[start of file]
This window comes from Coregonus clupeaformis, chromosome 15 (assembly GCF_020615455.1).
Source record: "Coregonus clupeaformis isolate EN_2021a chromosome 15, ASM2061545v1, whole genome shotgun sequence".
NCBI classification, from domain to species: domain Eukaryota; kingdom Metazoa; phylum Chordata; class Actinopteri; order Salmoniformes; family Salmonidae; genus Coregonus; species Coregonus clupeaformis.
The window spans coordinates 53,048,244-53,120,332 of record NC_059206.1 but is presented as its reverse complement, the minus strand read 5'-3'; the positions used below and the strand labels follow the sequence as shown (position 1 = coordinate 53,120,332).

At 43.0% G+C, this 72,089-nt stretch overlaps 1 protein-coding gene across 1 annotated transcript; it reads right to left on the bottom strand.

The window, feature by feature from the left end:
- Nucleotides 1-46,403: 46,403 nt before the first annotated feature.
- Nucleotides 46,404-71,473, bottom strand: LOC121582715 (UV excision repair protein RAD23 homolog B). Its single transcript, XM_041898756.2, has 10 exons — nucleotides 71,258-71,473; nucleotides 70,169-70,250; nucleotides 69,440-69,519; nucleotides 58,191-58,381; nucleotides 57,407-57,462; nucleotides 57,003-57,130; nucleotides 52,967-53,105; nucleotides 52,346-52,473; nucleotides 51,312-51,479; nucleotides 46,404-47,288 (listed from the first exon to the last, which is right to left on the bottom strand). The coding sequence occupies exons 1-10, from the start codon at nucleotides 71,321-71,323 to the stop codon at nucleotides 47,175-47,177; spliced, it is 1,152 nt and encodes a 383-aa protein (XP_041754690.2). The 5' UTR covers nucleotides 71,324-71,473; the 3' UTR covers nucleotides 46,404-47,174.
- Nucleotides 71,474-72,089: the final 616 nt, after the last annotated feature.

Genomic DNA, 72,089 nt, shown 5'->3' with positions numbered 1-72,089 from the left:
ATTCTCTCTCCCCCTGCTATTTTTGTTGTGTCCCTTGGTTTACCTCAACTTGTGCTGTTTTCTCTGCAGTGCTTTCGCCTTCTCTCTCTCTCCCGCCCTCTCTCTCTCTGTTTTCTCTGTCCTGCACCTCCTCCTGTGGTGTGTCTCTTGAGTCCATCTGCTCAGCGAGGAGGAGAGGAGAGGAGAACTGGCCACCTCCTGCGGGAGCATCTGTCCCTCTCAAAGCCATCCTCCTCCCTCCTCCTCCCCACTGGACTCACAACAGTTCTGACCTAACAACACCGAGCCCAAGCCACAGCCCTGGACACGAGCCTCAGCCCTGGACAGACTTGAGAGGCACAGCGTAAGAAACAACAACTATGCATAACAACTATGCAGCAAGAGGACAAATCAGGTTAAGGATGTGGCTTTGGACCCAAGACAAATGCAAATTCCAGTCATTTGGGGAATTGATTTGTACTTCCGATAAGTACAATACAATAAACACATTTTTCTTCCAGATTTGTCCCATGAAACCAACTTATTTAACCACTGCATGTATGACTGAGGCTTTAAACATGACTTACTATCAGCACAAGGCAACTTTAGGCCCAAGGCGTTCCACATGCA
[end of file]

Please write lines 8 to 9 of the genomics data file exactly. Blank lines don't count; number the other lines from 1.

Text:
- Nucleotides 46,404-71,473, bottom strand: LOC121582715 (UV excision repair protein RAD23 homolog B). Its single transcript, XM_041898756.2, has 10 exons — nucleotides 71,258-71,473; nucleotides 70,169-70,250; nucleotides 69,440-69,519; nucleotides 58,191-58,381; nucleotides 57,407-57,462; nucleotides 57,003-57,130; nucleotides 52,967-53,105; nucleotides 52,346-52,473; nucleotides 51,312-51,479; nucleotides 46,404-47,288 (listed from the first exon to the last, which is right to left on the bottom strand). The coding sequence occupies exons 1-10, from the start codon at nucleotides 71,321-71,323 to the stop codon at nucleotides 47,175-47,177; spliced, it is 1,152 nt and encodes a 383-aa protein (XP_041754690.2). The 5' UTR covers nucleotides 71,324-71,473; the 3' UTR covers nucleotides 46,404-47,174.
- Nucleotides 71,474-72,089: the final 616 nt, after the last annotated feature.